SRU psychology professor authors book on enlightenment


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August 1, 2016

SLIPPERY ROCK, Pa. - Inspiration can strike anywhere at anytime.

Whether someone is sorting the laundry, jotting down a grocery list or simply tying a shoe, an "aha" moment can emerge when a person least expects it.

For Christopher Niebauer, associate professor of psychology at Slippery Rock University, lightning struck at a most unusual moment - while he was lying in a hospital bed battling epiglottitis eight years ago.

Epiglottitis is a condition where the epiglottis -- a small cartilage structure in your throat that covers the windpipe and protects the trachea -- swells. In rare cases, this can result in a blockage of the flow of air into the lungs and can be life threatening.

The Neurotic's Guide to Avoiding Enlightment book cover

"The whole episode was really scary," said Niebauer. "(Epiglottitis) can be fatal. I couldn't sleep the whole week prior and by the time it was diagnosed, the only option was to be hospitalized. But in that prior week, while I was unable to sleep, I just started writing in my head. It just felt like I had the whole thing in my mind.

"Lying in the hospital bed, I wrote out chapter titles and for the next couple of years, just started filling in the rest. It was a great beginning, I just wish what had kick started the project would have been less severe."

The end result was Niebauer's first book, "The Neurotic's Guide to Avoiding Enlightenment: How the Left-Brain Plays Unending Games of Self-Improvement."

While his book is based on the teachings of Alan Watts and Eckhart Tolle, it integrates the findings of modern neuroscience that reveals a similar message. "It is the desire for enlightenment that is the biggest block to happiness and peace, in fact, it is the only block," said Niebauer.

"It is not until one gives up the quest to find oneself, improve oneself or be more spiritual, that one can ever find the peace they are looking for. It is not your ego that gives up this quest, it is you."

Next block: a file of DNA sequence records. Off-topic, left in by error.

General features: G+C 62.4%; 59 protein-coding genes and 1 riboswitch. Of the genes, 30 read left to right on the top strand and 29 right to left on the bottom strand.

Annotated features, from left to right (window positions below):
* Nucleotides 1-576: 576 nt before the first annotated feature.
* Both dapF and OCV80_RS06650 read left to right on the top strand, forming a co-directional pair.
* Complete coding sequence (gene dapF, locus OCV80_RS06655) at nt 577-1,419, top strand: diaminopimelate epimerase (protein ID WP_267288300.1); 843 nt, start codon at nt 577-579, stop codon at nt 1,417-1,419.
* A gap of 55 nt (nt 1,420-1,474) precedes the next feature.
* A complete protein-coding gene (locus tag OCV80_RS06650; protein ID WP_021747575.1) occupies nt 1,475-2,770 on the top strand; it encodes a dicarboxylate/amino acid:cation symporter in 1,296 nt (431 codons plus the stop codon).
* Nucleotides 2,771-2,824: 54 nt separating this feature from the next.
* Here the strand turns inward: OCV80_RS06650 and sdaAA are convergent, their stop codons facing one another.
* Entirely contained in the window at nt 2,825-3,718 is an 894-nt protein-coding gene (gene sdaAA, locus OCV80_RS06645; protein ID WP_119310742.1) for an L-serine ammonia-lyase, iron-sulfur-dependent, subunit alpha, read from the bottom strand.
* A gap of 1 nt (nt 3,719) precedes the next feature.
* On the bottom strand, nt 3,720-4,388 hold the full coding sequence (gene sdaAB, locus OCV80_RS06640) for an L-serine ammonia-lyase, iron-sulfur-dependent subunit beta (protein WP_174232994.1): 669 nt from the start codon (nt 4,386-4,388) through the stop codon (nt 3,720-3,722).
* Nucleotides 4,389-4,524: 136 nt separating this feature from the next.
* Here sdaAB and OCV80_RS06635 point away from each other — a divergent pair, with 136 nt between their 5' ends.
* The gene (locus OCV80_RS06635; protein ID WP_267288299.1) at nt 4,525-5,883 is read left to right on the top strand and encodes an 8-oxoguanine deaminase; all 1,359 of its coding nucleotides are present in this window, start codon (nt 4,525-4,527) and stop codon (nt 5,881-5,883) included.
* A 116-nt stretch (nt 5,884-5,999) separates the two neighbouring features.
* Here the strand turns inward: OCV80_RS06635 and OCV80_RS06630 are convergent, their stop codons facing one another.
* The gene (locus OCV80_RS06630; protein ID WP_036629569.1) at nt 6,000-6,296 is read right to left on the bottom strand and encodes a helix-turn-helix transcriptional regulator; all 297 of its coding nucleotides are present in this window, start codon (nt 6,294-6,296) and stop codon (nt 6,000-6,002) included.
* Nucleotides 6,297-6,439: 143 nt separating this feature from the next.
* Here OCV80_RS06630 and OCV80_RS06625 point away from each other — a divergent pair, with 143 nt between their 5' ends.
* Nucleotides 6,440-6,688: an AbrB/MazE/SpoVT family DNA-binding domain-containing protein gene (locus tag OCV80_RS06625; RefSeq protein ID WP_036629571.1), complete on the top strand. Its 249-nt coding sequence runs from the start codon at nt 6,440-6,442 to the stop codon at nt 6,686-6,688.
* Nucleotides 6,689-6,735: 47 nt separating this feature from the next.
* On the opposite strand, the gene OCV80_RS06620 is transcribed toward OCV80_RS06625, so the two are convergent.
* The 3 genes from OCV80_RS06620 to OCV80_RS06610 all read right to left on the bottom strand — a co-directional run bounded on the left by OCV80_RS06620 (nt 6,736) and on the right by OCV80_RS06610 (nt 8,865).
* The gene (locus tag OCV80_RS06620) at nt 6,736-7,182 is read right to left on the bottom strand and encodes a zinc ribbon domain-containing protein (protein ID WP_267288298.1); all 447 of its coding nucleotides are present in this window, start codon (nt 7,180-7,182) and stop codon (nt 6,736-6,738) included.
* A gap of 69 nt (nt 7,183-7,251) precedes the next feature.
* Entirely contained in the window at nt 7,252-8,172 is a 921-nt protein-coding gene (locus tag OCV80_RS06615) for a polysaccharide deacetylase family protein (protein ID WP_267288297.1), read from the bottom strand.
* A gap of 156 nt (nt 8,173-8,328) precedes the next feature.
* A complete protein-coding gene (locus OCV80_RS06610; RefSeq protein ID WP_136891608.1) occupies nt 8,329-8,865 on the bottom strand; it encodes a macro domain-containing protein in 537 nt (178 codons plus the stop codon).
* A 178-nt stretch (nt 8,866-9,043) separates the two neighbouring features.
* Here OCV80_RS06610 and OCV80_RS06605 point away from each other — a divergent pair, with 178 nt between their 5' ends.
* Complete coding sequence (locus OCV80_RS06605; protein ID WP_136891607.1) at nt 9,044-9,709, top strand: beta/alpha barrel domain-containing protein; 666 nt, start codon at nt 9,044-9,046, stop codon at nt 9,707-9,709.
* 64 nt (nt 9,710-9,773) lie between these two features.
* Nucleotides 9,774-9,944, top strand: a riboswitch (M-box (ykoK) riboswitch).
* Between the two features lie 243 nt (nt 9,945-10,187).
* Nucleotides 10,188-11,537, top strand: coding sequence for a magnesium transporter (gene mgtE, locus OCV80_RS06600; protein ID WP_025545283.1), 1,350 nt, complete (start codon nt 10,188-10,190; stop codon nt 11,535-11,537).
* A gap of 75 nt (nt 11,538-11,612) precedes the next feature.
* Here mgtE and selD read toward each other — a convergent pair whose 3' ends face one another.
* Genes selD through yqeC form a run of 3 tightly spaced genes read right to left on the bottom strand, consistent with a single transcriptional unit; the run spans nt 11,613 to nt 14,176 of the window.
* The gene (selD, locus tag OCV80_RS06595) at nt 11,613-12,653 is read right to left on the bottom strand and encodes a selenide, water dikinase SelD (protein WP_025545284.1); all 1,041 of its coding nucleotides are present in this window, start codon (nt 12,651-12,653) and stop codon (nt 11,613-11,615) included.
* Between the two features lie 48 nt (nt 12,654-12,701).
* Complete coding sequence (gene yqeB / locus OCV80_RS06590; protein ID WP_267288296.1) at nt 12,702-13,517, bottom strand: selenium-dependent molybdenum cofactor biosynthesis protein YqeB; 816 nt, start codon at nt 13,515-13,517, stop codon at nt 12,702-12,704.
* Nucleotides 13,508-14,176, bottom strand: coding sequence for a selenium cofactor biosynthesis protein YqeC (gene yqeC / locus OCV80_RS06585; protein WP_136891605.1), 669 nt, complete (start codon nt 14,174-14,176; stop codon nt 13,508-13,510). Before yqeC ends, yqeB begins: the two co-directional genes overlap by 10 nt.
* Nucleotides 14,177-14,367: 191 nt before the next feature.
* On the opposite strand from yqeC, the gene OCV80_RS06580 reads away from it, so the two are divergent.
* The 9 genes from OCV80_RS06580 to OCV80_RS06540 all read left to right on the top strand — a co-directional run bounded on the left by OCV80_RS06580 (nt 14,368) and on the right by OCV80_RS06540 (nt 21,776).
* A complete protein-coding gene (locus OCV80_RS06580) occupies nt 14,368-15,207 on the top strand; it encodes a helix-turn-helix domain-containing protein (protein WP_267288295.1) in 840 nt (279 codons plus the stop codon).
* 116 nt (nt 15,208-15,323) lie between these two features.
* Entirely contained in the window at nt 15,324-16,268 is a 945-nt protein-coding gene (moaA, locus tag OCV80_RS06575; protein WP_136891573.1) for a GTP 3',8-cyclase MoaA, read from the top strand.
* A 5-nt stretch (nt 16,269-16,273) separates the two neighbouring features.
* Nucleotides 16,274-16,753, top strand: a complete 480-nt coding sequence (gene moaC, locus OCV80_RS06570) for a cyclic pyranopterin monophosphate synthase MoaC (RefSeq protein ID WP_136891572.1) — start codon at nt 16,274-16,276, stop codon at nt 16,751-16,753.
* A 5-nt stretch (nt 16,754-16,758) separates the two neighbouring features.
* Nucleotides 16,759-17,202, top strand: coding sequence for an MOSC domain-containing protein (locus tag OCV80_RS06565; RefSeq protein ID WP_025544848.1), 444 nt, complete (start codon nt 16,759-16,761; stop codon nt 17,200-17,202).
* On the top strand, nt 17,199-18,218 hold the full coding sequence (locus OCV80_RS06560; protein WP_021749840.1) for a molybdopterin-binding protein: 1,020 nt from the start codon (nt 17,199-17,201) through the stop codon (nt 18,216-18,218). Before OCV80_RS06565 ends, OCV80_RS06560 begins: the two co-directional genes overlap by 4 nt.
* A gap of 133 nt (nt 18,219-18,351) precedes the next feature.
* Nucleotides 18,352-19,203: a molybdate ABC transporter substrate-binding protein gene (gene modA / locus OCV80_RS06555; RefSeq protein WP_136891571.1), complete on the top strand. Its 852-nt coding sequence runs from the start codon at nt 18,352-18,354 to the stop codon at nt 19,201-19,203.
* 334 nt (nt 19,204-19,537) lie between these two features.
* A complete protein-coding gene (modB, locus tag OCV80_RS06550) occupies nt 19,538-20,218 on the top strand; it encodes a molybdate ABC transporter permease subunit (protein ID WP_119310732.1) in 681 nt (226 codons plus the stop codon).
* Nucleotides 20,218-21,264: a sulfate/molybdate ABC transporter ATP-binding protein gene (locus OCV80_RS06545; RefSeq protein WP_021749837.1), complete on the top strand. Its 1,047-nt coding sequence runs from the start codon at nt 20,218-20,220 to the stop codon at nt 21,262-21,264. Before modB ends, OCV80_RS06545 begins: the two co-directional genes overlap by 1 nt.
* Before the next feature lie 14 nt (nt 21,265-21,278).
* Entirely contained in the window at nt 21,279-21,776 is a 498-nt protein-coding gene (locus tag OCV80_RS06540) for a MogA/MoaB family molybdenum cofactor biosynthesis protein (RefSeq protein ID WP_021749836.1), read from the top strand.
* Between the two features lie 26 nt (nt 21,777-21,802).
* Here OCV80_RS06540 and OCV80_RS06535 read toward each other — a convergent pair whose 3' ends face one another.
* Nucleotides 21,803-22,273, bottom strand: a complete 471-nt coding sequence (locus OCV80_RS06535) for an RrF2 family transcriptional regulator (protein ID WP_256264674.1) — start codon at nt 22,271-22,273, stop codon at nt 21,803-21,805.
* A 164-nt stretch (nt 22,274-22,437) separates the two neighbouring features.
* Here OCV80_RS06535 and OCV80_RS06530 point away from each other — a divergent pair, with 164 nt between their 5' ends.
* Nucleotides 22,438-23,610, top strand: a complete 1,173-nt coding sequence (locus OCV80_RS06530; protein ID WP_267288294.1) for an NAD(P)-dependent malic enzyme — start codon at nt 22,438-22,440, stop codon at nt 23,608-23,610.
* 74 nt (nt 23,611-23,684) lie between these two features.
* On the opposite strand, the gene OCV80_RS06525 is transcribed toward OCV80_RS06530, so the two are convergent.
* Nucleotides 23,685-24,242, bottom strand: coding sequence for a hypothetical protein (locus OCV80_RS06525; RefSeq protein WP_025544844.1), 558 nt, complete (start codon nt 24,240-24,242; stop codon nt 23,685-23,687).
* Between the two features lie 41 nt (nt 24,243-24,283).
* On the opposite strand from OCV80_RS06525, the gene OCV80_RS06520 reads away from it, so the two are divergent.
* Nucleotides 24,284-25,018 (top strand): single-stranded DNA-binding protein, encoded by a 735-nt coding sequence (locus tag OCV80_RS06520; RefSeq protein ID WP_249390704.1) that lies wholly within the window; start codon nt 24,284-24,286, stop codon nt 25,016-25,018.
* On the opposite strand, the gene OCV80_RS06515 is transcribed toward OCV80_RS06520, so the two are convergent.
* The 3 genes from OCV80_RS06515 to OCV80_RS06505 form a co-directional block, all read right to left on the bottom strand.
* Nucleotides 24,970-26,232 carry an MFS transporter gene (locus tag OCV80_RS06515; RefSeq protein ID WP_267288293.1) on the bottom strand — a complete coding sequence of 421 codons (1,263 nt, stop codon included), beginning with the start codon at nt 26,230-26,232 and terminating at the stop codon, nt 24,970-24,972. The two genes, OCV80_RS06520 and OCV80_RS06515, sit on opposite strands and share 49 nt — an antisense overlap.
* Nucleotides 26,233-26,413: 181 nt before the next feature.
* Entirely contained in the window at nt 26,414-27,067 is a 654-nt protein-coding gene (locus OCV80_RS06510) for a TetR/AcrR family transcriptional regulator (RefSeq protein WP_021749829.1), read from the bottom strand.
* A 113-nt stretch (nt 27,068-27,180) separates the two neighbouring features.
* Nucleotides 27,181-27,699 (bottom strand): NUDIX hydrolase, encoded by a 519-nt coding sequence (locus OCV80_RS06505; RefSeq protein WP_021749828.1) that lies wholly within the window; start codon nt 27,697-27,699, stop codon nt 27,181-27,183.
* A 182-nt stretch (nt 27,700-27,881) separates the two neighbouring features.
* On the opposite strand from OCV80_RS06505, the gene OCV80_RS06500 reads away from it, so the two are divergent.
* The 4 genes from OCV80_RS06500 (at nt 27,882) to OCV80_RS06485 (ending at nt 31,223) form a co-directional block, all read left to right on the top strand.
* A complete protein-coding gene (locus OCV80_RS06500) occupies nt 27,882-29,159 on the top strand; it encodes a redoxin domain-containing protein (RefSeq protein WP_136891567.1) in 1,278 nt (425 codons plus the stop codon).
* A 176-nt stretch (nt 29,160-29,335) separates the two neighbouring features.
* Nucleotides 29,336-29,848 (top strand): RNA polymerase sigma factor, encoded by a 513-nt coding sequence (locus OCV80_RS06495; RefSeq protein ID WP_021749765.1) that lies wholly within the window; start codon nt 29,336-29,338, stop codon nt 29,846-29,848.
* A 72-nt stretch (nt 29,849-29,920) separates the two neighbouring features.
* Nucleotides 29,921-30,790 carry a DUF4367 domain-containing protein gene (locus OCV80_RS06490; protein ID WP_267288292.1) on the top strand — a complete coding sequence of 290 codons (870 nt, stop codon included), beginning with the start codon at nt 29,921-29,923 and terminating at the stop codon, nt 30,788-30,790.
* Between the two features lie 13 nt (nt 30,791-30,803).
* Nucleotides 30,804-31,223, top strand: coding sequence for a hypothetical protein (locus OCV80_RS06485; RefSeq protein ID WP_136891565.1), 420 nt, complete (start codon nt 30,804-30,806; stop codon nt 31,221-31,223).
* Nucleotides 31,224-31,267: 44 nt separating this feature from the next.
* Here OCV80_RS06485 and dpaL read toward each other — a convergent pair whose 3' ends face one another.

The book deals with people on a search for self-improvement and enlightenment; those who are "watching" their egos or losing their egos in order to find peace of mind or to get along better with others.

"And yet, the more we try to lose our ego, the more of it there is to lose. The more we try to make peace, the more we find conflict. It is exactly what happens when we try not to think of the number three and that is all we can think about," said Niebauer.

"Our efforts seem to have the opposite effect and this is due to the way the left side of the brain processes information. Neuroscience discovered that the left-brain makes up elaborate stories and convincing explanations. It is the left-brain that makes up the most elaborate and convincing story of all, the story of who you think you are. And the more we try to get out of this story, the deeper we find ourselves in it because it is the function of the left brain to work on the law of opposition.

"Try not to be anxious and that's exactly what happens. Try not to worry and you will be flooded with anxious thoughts. And the same is true for self-improvement. The more we try to improve our story, the more the story needs to be improved. The left brain excels at these games even when it plays by pretending not to play."

Christopher Niebauer


Despite its scientific nature, Niebauer said the book was written for the ordinary person who has an extraordinary curiosity for who they are, how thoughts work and why they cannot control their thoughts. The author uses examples from the lives of his children as well as favorite movies and TV shows from the 80s and 90s to illustrate points.

"Readers don't need any special knowledge of the neurosciences to understand the book," said Niebauer. "Many of its examples are easy to understand if you've seen an episode or two of 'Star Trek' or 'Seinfeld.'"

Niebauer points out in the book how "Star Trek" is a prime example of the law of opposition. In numerous episodes of both the original series and the spinoff, "Star Trek: The Next Generation," the Enterprise was often caught in some sort of trap, with the crew cranking up the engines as much as they could in order to break free. However, the more they cranked up the engines, the more entangled in the trap they would become. It was only when the engines were shut down that the ship would find its way out.

"'Star Trek' had a lot of interesting examples showing that if we try too hard, it backfires ... resulting in the opposite of the intended goal," Niebauer said. "But at the end of the day, the characters on the show weren't any different than we are today. They wanted enlightenment and desired peace. That's natural for all humans. We all want that elusive peace of mind.

"That's where the paradox comes in. I'm saying that we need to give up on seeking approval and give up on finding enlightenment. That's why I titled it, 'How to Avoid Enlightenment,' because if you're trying to be enlightened, it's going to backfire. If you can give up on this and give in to what you're doing, you'll have a much better shot of at least gaining little moments of exactly what you're looking for."

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